The software, which searched hundreds of millions of email accounts, was installed in 2015 through an order by the Foreign Intelligence Surveillance Court (FISC), a secretive agency whose actions are largely unknown to the public. The program was to search for any content linking the user to foreign terrorists groups. Whether any such data was found has not been made clear.
The bipartisan group of legislators was organized by Representative Ted Lieu (D-CA) and Representative Justin Amash (R-MI). In their request to Director of National Intelligence James Clapper and Attorney General Loretta Lynch, the lawmakers wrote, "As legislators, it is our responsibility to have accurate information about the intelligence activities conducted by the federal government … Accordingly, we request information and a briefing as soon as possible for all members of Congress to resolve the issues raised by these reports."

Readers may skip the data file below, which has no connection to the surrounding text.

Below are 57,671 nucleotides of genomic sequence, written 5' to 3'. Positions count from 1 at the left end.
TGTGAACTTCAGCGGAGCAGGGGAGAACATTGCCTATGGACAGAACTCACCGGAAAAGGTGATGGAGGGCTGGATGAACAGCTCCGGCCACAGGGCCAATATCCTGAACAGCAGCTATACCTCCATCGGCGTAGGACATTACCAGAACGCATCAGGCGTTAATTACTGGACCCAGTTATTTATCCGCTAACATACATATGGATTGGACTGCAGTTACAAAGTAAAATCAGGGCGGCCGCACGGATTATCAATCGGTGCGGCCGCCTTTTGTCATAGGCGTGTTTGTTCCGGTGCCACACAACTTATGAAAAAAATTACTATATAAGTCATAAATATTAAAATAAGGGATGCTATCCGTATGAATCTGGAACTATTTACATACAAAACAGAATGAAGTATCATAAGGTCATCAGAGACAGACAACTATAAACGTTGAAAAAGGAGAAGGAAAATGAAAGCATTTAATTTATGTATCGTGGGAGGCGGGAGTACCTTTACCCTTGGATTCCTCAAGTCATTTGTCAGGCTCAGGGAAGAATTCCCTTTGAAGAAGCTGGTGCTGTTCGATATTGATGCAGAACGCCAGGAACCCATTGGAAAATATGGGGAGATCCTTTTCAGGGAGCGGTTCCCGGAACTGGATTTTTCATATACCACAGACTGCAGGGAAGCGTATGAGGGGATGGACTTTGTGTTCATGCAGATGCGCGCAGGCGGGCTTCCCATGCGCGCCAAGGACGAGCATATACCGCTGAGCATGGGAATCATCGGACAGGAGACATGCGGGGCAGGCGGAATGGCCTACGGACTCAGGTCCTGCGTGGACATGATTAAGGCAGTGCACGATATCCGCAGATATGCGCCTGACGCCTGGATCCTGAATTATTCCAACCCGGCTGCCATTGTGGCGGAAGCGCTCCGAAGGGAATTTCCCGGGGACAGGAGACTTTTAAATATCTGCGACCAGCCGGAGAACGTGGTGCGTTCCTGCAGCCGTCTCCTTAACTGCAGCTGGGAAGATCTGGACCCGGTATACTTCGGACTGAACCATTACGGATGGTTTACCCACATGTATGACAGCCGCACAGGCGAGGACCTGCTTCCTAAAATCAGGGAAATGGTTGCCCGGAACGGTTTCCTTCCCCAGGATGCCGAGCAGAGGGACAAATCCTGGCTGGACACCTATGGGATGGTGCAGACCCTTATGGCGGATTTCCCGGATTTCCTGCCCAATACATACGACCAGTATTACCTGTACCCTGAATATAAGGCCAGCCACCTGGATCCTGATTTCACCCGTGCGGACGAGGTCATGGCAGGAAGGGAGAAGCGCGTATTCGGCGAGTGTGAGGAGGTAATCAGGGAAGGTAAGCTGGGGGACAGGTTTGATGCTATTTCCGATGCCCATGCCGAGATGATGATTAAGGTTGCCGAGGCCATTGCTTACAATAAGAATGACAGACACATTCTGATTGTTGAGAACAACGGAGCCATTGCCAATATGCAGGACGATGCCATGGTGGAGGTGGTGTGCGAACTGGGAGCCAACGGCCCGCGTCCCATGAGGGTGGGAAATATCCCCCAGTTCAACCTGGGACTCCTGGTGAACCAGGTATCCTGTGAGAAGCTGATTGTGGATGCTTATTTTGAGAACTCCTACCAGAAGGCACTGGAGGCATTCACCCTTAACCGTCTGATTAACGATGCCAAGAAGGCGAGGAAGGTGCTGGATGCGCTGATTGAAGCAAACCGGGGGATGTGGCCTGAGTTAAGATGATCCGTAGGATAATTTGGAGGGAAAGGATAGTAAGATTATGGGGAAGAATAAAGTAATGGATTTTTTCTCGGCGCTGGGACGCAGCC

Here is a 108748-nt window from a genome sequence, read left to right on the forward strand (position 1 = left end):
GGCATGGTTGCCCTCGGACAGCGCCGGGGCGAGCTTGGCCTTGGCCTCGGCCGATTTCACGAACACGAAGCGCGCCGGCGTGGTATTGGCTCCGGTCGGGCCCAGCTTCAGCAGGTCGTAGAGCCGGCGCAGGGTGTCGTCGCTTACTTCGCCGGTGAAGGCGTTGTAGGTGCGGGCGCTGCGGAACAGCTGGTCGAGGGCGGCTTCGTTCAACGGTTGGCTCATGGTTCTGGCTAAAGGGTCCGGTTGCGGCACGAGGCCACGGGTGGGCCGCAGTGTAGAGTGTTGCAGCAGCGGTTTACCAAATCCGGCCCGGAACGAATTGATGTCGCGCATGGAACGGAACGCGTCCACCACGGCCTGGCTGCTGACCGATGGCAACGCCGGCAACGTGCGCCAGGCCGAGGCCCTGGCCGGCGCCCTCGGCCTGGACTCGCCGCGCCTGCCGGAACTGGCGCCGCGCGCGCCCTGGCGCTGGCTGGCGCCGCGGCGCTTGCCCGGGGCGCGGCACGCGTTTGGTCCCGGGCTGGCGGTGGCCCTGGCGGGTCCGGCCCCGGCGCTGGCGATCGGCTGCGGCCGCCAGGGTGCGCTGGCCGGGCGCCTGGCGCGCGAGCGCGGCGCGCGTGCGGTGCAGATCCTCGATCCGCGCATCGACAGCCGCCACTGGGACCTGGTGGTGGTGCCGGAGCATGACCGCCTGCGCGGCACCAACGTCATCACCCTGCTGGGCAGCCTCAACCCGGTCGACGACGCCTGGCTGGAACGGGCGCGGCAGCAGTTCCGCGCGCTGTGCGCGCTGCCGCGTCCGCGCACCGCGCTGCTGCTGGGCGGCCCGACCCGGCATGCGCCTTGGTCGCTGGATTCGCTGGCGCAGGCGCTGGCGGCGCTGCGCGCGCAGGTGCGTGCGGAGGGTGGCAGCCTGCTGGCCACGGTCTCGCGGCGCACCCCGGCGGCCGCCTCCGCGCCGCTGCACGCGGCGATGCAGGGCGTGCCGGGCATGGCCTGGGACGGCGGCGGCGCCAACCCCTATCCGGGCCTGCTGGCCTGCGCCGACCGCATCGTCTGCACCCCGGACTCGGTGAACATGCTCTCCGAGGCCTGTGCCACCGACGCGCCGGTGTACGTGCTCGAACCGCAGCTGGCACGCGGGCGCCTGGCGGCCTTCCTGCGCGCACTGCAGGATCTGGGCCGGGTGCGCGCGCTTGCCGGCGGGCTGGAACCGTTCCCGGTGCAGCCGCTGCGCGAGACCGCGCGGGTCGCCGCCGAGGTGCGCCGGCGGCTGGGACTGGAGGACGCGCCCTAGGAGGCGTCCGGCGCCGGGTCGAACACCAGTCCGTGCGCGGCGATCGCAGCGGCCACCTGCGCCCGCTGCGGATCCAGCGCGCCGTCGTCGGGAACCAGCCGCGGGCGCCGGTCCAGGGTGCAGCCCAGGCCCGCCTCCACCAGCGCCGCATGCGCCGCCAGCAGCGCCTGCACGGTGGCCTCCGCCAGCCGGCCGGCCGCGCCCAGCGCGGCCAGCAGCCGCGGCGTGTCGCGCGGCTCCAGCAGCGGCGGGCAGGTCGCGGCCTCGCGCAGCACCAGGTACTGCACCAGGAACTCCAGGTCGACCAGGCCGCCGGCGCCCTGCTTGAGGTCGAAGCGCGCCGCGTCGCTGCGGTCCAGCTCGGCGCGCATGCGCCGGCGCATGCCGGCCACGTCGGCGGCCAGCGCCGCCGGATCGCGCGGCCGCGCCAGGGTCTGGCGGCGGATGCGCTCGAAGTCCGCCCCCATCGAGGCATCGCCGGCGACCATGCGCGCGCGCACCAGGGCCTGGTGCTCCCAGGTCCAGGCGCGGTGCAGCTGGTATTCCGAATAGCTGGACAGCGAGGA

Some surveillance experts believe this could be the first public instance of a tech company handing over user information to a government agency, though the US government has been pushing tech firms to give up their source codes for a few years now.
Whistleblower Edward Snowden went as far as advising Yahoo users to delete their accounts altogether, tweeting in early October, "Use @Yahoo? They secretly scanned everything you ever wrote, far beyond what law requires. Close your account today."
Snowden has also pointed out that in 2015, 100% of intelligence requests made to the FISC were approved.